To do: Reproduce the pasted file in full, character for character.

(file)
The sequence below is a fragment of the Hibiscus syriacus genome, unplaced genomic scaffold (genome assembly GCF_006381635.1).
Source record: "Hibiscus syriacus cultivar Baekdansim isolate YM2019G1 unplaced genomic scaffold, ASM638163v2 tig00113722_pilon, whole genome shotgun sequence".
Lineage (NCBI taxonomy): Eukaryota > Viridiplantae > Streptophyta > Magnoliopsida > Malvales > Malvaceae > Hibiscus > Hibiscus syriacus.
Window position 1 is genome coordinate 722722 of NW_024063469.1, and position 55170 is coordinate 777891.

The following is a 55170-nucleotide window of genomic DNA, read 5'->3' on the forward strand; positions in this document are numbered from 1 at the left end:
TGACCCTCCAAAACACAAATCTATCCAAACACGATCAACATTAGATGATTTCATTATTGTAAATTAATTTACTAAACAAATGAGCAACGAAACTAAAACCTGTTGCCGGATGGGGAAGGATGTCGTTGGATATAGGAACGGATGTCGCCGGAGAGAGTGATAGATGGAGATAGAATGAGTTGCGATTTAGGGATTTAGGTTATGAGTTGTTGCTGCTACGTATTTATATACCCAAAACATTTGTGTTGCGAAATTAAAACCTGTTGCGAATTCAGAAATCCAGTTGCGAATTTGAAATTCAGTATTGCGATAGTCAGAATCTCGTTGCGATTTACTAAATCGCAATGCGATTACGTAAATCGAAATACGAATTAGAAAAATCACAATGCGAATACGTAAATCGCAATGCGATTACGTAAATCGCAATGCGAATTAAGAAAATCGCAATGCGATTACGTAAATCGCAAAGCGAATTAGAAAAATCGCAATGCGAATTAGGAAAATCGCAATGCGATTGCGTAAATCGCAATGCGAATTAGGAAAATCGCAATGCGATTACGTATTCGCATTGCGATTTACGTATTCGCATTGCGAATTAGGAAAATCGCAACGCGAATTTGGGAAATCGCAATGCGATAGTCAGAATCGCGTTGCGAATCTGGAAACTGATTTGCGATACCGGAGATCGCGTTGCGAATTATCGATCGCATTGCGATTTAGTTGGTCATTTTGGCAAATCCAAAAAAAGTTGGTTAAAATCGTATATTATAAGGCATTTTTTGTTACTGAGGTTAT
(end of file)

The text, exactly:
The sequence below is a fragment of the Hibiscus syriacus genome, unplaced genomic scaffold (genome assembly GCF_006381635.1).
Source record: "Hibiscus syriacus cultivar Baekdansim isolate YM2019G1 unplaced genomic scaffold, ASM638163v2 tig00113722_pilon, whole genome shotgun sequence".
Lineage (NCBI taxonomy): Eukaryota > Viridiplantae > Streptophyta > Magnoliopsida > Malvales > Malvaceae > Hibiscus > Hibiscus syriacus.
Window position 1 is genome coordinate 722722 of NW_024063469.1, and position 55170 is coordinate 777891.

The following is a 55170-nucleotide window of genomic DNA, read 5'->3' on the forward strand; positions in this document are numbered from 1 at the left end:
TGACCCTCCAAAACACAAATCTATCCAAACACGATCAACATTAGATGATTTCATTATTGTAAATTAATTTACTAAACAAATGAGCAACGAAACTAAAACCTGTTGCCGGATGGGGAAGGATGTCGTTGGATATAGGAACGGATGTCGCCGGAGAGAGTGATAGATGGAGATAGAATGAGTTGCGATTTAGGGATTTAGGTTATGAGTTGTTGCTGCTACGTATTTATATACCCAAAACATTTGTGTTGCGAAATTAAAACCTGTTGCGAATTCAGAAATCCAGTTGCGAATTTGAAATTCAGTATTGCGATAGTCAGAATCTCGTTGCGATTTACTAAATCGCAATGCGATTACGTAAATCGAAATACGAATTAGAAAAATCACAATGCGAATACGTAAATCGCAATGCGATTACGTAAATCGCAATGCGAATTAAGAAAATCGCAATGCGATTACGTAAATCGCAAAGCGAATTAGAAAAATCGCAATGCGAATTAGGAAAATCGCAATGCGATTGCGTAAATCGCAATGCGAATTAGGAAAATCGCAATGCGATTACGTATTCGCATTGCGATTTACGTATTCGCATTGCGAATTAGGAAAATCGCAACGCGAATTTGGGAAATCGCAATGCGATAGTCAGAATCGCGTTGCGAATCTGGAAACTGATTTGCGATACCGGAGATCGCGTTGCGAATTATCGATCGCATTGCGATTTAGTTGGTCATTTTGGCAAATCCAAAAAAAGTTGGTTAAAATCGTATATTATAAGGCATTTTTTGTTACTGAGGTTAT